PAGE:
Thai soldiers on patrol after army chief General Prayut Chan-ocha met with anti-government and pro-government leaders at the Army Club in Bangkok on May 22. / Pornchai Kittiwongsakakul, AFP/Getty Images
The USA is reviewing its assistance to Thailand in the wake of a coup declared by Thailand's army chief Thursday.
Gen. Prayuth Chan-ocha announced the coup on television, flanked by military leaders and the Thai police chief, as security forces detained key party leaders and suspended the constitution in what he said was a bid to restore order and institute political reform after six months of political chaos and violence.
Secretary of State John Kerry called for a restoration of democracy and expressed concern about reports of detentions and the shutdown of media outlets.
"This act will have negative implications for the U.S.â??Thai relationship, especially for our relationship with the Thai military," Kerry said. "We are reviewing our military and other assistance and engagements, consistent with U.S. law."
That review encompasses up to $10 million in U.S. assistance to Thailand, State Department spokeswoman Jen Psaki told reporters in Washington Thursday afternoon. U.S. law prohibits U.S. government assistance to countries where elected officials are deposed by the military.
The full-blown coup - the 12th since 1932 - came three days after the military had invoked martial law over the political stalemate that followed the resignation of Prime Minister Yingluck Shinawatra over corruption charges on May 7.
The statement said Prayuth would head a ruling military body - the National Peace and Order Maintaining Council - but that the upper house of parliament and courts would continue to operate.
The army ordered acting Prime Minister Niwatthamrong Boonsongphaisan and his cabinet to begin reporting immediately to the military "in order to keep peace and order."
The ousted prime minister's billionaire brother, Thaksin Shinawatra, who lives in exile, was also removed from power, in a military coup in 2006.
The army chief also imposed a 10 p.m. to 5 a.m. curfew and ordered an immediate halt to all non-military broadcasts on radio and TV.
In addition, the military also ordered all protesters to go home and banned "political gatherings" of more than five people. Shortly after the coup announcement, soldiers began clearing the United Front for Democracy against Dictatorship (UDD) rally site in the capital.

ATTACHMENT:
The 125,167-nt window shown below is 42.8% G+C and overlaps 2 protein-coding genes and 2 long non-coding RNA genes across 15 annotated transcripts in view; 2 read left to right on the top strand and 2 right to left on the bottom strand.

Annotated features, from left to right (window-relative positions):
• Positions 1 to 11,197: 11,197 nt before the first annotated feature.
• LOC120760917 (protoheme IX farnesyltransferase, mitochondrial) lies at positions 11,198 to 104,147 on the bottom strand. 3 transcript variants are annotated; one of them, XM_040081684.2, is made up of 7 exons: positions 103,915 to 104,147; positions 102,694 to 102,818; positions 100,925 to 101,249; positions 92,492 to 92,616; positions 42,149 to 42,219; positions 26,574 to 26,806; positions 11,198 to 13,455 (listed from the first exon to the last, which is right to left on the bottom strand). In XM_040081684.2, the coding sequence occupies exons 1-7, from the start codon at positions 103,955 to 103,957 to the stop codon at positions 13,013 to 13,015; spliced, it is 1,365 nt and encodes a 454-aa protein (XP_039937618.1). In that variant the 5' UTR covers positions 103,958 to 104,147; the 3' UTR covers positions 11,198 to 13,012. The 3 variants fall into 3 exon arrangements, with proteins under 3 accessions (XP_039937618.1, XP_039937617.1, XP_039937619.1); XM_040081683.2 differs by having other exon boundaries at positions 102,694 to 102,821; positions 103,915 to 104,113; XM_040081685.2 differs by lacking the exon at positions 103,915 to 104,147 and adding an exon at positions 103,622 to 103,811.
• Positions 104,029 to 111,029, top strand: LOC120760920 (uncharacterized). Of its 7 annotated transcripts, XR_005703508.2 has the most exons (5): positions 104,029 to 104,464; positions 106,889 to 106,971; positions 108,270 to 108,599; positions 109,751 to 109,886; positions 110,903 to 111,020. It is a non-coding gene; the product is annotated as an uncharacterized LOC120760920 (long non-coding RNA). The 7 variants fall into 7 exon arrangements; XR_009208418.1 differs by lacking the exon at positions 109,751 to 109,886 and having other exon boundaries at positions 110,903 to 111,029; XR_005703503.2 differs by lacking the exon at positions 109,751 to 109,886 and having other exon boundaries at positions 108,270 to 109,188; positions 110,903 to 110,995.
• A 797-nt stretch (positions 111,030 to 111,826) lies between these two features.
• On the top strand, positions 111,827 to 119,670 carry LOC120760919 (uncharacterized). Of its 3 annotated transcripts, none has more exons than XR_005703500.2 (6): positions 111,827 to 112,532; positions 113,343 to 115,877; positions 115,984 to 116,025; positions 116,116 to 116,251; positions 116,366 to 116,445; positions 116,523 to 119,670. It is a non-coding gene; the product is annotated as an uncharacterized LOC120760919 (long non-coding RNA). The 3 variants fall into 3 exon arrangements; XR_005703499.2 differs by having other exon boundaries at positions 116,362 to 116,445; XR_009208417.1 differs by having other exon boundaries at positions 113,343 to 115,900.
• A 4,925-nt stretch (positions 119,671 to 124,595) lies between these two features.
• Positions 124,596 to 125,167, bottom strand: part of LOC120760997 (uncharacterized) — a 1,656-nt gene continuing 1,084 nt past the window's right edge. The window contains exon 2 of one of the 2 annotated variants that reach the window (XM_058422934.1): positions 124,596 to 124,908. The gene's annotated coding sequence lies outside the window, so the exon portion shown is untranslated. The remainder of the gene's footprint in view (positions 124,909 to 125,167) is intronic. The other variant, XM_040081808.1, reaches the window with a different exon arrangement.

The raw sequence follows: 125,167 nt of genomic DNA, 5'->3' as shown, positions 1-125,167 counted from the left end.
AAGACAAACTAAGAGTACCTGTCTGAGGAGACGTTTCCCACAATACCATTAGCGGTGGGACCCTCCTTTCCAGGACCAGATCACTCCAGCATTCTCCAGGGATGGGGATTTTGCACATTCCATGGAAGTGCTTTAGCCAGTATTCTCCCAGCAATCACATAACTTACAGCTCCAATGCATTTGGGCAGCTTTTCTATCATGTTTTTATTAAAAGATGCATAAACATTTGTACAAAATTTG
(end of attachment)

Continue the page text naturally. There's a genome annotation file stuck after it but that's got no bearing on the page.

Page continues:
Political leaders holding seven-party crisis talks at the Army Club were taken off by members of the 1st Division, King's Guard, stationed nearby, who also sealed off the area, the Bangkok Post reports. The political leaders were attempting, for the second straight day, to chart a path forward after the prime minister stepped down.
All key participants at the talks, except the representatives of the Senate and Election Commission, were taken by vans guarded by humvees to the barracks, the newspaper said.
Initial public reaction to the coup announcement initially was muted as opposition forces weighed their response.
"NOW it is COUP - stand by for a retaliation from the UDD," the Red Shirts, a group still loyal to Thaksin Shinawatra, said over Twitter as the news broke Thursday, although there have been no reports of violence and Prayuth urged the public not to panic.
Bangkok's streets were jammed as motorists hurried home to meet the curfew.
"I'm angry," said Pakornsit Kongkaew, a taxi driver waiting for one last fare before heading home in the swiftly emptying Bangkok streets. "Many people go to vote, but just a few people come to take control of their country. We are like dogs."
The army chief said that the military would "provide protection" for foreigners in Thailand.
Opponents in Thailand's polarizing political crisis had been meeting Thursday for a second round of talks mediated by Prayuth, who had summoned the bitter rivals in a bid to end the turmoil.
Many of the country's highest-profile figures were summoned for the meeting including the acting prime minister, who sent cabinet ministers in his place, and the anti-government protest leader Suthep Thaugsuban, as well as Suthep's rival from the pro-government Red Shirt group, Jatuporn Prompan.
Contributing: Thomas Maresca in Bangkok; The Associated Press
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